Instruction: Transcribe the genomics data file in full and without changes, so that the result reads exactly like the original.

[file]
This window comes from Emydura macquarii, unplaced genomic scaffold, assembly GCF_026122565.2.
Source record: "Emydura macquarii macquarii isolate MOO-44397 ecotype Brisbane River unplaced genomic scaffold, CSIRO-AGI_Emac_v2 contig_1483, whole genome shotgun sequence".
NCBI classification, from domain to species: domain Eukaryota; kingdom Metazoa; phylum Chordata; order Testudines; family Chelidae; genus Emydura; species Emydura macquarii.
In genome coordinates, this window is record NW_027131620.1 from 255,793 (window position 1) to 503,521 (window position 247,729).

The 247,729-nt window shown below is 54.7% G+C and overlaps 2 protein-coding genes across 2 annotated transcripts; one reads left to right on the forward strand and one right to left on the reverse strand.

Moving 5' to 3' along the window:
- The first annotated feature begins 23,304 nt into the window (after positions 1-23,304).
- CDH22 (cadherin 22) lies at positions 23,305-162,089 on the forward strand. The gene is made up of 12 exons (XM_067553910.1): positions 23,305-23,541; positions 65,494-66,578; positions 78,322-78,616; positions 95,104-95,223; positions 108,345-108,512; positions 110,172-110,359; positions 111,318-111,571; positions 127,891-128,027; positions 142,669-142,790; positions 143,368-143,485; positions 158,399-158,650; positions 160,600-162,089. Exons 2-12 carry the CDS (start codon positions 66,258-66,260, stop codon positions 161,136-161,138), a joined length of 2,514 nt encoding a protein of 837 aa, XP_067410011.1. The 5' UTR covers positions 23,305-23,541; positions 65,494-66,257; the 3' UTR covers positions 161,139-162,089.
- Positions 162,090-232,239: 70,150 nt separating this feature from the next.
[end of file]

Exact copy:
This window comes from Emydura macquarii, unplaced genomic scaffold, assembly GCF_026122565.2.
Source record: "Emydura macquarii macquarii isolate MOO-44397 ecotype Brisbane River unplaced genomic scaffold, CSIRO-AGI_Emac_v2 contig_1483, whole genome shotgun sequence".
NCBI classification, from domain to species: domain Eukaryota; kingdom Metazoa; phylum Chordata; order Testudines; family Chelidae; genus Emydura; species Emydura macquarii.
In genome coordinates, this window is record NW_027131620.1 from 255,793 (window position 1) to 503,521 (window position 247,729).

The 247,729-nt window shown below is 54.7% G+C and overlaps 2 protein-coding genes across 2 annotated transcripts; one reads left to right on the forward strand and one right to left on the reverse strand.

Moving 5' to 3' along the window:
- The first annotated feature begins 23,304 nt into the window (after positions 1-23,304).
- CDH22 (cadherin 22) lies at positions 23,305-162,089 on the forward strand. The gene is made up of 12 exons (XM_067553910.1): positions 23,305-23,541; positions 65,494-66,578; positions 78,322-78,616; positions 95,104-95,223; positions 108,345-108,512; positions 110,172-110,359; positions 111,318-111,571; positions 127,891-128,027; positions 142,669-142,790; positions 143,368-143,485; positions 158,399-158,650; positions 160,600-162,089. Exons 2-12 carry the CDS (start codon positions 66,258-66,260, stop codon positions 161,136-161,138), a joined length of 2,514 nt encoding a protein of 837 aa, XP_067410011.1. The 5' UTR covers positions 23,305-23,541; positions 65,494-66,257; the 3' UTR covers positions 161,139-162,089.
- Positions 162,090-232,239: 70,150 nt separating this feature from the next.